Yesterday my boss was sick, which meant that today I had to call before going in to work, to see whether he'd be in and adjust accordingly if he wouldn't. His cell phone was tied up until almost 11, which meant I left later than I should have to get there. I was made even later by having to pick up postcards for him on the way, which took longer than I expected. When I got there his door was shut and his shades were drawn, so I tried to peek in past them to see if he was in or if I had arrived first. His office neighbor saw me looking through the curtain and asked in an accusatory voice whether she could help me with anything. I told her I was his assistant, but she didn't seem to believe me until I opened the door to my office with my key and her own assistant told me that I was not, in fact, a burglar casing the joint but a legitimate employee with every reason to be there. I sat down at my desk and started to work, but I couldn't help paying attention them, across the hall through open doors, as I set about the incredibly rewarding tasks of entering more names into a database that, in the end, would hold more than 425. They bantered and chattered about fashion and boys and all kinds of inane crap, like an episode of Sex and the City where Kim Catrall's characters gets a personal assistant and focuses on trying to turn her into a semi-bitter late 30's fashionista with a cynical world view and all the intellectual and emotional depth of rice paper. I typed and made phone calls tracking down the sound-optical track and trying to get the mass mailing moving. As I sat there I couldn't help thinking "She's going to get a better recommendation than me." The other assistant is chatty and personable while not being a particularly hard worker, while I'm somewhat reserved but plow through everything I have to do as quickly as possible. She seems confident but makes a bunch of mistakes (I could tell from their conversation that she'd messed up in quite a few places) while I bother my boss when I'm not sure to do but double check my work and managed to enter hundreds upon hundreds of addresses with only a handful of errors. The thing is, in the end, it's perception that matters, not actual ability. Her boss likes her and is living somewhat vicariously through her so she'll get a stellar recommendation unless she pisses the older woman off somehow. My boss seems to think I'm decently pleasant but there's not much of a rapport there, just a working relationship. He'll note that I ask more questions than most, which is not a good thing since everyone wants a "self starter."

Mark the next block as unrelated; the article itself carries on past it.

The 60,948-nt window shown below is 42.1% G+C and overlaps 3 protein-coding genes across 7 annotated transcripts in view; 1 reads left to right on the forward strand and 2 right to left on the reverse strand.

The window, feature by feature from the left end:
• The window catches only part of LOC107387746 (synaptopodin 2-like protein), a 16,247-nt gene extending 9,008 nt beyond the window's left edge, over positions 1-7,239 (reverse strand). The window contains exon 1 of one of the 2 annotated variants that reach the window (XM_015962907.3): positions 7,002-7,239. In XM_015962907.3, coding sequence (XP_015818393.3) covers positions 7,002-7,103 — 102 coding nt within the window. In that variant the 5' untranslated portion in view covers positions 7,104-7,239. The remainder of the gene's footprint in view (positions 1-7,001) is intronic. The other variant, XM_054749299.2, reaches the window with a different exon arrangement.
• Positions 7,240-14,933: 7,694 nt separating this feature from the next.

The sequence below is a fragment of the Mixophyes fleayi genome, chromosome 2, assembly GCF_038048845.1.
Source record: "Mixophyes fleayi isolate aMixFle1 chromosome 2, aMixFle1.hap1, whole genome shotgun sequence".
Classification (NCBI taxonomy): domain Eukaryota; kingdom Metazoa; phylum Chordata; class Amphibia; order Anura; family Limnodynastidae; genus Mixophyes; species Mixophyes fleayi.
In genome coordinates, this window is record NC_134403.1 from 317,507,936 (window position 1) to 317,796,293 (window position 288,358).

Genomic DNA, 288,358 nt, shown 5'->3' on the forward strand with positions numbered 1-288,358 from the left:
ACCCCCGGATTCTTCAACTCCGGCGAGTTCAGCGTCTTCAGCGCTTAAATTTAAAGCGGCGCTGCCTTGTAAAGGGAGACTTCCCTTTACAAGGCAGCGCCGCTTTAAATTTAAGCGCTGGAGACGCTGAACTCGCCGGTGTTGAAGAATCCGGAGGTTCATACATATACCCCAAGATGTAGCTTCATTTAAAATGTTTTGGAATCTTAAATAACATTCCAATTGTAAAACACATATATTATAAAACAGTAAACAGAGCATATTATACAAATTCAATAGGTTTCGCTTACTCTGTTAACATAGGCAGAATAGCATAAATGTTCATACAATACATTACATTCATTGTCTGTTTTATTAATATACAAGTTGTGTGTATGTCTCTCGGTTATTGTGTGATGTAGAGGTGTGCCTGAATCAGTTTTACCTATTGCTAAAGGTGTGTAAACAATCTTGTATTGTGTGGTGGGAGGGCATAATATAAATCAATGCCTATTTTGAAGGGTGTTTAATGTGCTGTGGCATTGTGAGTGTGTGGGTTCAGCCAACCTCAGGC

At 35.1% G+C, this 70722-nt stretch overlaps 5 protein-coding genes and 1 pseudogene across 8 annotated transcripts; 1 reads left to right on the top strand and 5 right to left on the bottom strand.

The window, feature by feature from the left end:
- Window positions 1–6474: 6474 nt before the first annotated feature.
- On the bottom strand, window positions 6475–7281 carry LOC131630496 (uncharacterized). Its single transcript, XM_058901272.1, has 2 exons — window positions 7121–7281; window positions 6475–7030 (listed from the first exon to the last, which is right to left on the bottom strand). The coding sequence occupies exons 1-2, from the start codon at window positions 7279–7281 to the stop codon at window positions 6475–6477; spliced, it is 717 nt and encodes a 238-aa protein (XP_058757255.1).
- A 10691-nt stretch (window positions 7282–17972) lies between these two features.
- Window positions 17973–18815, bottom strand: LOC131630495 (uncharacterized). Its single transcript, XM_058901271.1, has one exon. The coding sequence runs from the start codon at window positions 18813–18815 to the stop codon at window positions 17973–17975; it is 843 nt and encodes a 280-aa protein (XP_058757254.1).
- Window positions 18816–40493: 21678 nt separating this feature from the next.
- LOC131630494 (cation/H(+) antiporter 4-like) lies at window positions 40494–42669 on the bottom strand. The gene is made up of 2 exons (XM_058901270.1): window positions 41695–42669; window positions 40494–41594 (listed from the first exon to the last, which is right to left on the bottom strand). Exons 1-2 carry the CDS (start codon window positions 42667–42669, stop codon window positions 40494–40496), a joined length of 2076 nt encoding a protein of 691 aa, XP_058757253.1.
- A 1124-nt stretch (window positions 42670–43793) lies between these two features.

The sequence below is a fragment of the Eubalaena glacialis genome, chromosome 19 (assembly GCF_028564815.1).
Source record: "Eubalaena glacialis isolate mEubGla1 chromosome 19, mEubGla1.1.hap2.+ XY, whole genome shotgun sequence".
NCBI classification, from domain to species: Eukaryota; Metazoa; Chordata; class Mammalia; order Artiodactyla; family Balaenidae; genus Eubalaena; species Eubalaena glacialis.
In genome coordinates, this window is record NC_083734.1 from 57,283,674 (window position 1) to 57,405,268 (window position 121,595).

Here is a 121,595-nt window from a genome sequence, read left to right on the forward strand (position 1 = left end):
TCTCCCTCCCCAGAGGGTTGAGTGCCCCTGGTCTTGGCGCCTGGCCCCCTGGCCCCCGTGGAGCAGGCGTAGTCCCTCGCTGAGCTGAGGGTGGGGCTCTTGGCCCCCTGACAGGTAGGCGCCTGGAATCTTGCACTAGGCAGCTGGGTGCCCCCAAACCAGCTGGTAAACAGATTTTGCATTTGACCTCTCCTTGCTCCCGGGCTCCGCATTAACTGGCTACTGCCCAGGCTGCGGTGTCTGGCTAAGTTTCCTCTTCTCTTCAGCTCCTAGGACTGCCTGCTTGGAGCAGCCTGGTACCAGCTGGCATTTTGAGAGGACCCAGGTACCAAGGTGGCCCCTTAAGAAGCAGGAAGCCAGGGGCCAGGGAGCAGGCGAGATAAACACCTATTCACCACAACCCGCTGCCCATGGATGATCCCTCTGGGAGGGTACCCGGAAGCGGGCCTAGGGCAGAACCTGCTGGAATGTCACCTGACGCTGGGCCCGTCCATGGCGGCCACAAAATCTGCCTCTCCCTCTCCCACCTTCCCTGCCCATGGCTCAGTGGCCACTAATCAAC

It's just one of the little inequities in life.